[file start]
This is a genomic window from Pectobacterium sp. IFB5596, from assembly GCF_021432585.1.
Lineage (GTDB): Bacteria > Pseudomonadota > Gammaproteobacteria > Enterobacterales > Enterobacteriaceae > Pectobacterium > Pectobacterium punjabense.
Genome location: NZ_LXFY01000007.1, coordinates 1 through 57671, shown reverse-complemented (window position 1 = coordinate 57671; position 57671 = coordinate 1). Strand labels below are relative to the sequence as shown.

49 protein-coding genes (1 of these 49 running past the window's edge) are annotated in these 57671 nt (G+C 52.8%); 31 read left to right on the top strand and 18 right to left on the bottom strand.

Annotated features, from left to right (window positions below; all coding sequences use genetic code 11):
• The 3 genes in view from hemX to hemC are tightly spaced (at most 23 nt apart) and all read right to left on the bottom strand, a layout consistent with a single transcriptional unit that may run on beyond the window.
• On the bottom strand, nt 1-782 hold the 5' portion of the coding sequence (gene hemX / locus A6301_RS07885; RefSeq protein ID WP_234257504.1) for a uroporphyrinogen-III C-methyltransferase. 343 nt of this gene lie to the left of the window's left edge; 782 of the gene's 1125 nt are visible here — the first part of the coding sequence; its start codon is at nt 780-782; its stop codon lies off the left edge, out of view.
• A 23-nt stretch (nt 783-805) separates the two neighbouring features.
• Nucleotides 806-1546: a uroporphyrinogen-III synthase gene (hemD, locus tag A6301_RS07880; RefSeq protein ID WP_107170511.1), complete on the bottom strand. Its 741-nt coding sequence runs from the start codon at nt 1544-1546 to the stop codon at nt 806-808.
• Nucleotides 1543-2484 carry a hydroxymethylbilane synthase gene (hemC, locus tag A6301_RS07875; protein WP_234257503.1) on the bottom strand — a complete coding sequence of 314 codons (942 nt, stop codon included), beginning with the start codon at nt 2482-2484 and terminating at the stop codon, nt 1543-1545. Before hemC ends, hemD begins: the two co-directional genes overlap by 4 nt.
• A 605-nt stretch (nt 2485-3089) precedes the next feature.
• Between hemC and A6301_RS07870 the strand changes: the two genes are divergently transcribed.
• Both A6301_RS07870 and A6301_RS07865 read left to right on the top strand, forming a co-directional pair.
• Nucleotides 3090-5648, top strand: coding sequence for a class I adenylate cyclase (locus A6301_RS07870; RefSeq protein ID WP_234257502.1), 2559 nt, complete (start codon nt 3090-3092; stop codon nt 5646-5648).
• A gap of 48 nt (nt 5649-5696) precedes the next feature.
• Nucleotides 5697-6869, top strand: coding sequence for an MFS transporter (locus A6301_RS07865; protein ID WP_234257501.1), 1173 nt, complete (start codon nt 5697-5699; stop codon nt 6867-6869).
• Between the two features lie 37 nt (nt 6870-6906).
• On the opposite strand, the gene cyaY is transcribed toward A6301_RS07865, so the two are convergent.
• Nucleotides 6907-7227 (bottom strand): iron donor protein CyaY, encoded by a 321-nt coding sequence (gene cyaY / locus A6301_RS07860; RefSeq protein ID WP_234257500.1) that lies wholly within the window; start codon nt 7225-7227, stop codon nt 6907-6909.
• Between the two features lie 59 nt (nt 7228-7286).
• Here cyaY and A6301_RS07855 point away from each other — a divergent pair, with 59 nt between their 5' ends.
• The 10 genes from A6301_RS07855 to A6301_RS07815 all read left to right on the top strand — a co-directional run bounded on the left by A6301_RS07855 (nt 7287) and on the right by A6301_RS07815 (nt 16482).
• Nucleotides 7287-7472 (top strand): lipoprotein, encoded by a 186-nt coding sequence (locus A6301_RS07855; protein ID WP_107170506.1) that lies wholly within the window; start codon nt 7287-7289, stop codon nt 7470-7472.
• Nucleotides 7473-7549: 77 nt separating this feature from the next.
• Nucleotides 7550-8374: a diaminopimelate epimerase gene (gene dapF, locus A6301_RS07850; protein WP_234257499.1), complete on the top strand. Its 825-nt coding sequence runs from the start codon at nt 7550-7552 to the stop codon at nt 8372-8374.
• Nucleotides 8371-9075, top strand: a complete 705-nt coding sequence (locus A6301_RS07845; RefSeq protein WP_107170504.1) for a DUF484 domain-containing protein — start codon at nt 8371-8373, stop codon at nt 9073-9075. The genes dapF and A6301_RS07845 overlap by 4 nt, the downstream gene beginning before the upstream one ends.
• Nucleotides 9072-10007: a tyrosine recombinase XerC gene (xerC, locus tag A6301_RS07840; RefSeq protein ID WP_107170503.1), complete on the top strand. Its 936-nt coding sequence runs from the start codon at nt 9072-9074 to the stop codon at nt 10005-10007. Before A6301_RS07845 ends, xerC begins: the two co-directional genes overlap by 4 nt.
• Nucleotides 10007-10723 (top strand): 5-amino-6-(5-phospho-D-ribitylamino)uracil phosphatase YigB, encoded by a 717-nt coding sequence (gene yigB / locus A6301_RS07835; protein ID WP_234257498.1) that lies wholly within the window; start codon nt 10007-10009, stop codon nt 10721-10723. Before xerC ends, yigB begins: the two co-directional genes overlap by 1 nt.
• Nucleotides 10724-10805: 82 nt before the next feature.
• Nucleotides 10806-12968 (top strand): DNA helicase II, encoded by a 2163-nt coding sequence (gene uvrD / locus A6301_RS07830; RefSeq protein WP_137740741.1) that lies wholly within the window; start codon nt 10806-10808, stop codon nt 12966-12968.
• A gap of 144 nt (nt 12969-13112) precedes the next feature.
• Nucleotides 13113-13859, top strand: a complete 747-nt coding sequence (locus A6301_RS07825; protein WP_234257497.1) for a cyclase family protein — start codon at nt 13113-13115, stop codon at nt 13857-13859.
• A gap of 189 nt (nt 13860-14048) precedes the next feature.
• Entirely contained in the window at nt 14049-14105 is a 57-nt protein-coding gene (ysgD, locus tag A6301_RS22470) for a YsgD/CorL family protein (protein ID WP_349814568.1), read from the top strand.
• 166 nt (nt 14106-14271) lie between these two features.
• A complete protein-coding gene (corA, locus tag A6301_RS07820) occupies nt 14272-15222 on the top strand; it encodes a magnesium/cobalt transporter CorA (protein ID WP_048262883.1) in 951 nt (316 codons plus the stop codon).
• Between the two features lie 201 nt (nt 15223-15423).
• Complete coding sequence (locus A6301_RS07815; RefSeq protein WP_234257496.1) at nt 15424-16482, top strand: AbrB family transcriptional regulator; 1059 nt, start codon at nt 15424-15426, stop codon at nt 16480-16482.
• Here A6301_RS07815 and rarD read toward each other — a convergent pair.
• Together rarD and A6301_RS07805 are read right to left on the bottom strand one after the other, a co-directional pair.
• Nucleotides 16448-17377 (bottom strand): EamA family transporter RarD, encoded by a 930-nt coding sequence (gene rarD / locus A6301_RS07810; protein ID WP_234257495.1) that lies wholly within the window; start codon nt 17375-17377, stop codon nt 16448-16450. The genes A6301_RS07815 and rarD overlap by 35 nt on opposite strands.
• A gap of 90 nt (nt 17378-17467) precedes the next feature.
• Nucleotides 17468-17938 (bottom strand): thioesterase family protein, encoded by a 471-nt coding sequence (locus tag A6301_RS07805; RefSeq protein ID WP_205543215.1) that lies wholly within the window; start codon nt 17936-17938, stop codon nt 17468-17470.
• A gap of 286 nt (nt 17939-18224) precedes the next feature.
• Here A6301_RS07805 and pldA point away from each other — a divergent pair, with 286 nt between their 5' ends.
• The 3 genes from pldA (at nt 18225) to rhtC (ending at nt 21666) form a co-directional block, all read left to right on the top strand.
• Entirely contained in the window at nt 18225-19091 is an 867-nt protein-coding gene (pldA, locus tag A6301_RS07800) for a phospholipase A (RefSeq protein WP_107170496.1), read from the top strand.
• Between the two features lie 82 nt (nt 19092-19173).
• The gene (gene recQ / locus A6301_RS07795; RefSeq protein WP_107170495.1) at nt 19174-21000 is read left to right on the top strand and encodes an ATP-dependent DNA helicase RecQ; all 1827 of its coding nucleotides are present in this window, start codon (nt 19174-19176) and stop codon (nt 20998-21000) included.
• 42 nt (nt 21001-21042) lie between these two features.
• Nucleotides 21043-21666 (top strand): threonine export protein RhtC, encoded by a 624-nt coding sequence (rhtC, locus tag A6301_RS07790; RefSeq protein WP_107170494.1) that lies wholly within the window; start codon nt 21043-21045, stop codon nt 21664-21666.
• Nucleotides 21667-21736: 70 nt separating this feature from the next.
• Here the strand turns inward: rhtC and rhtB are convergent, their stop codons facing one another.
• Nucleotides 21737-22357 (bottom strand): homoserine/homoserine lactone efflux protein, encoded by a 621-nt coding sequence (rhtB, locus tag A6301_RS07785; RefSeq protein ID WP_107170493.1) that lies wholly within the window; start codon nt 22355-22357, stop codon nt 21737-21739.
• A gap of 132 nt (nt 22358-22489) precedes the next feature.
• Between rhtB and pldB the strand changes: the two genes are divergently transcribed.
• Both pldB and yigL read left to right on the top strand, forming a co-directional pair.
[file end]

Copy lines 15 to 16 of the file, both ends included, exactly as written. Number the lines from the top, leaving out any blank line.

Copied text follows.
• A gap of 48 nt (nt 5649-5696) precedes the next feature.
• Nucleotides 5697-6869, top strand: coding sequence for an MFS transporter (locus A6301_RS07865; protein ID WP_234257501.1), 1173 nt, complete (start codon nt 5697-5699; stop codon nt 6867-6869).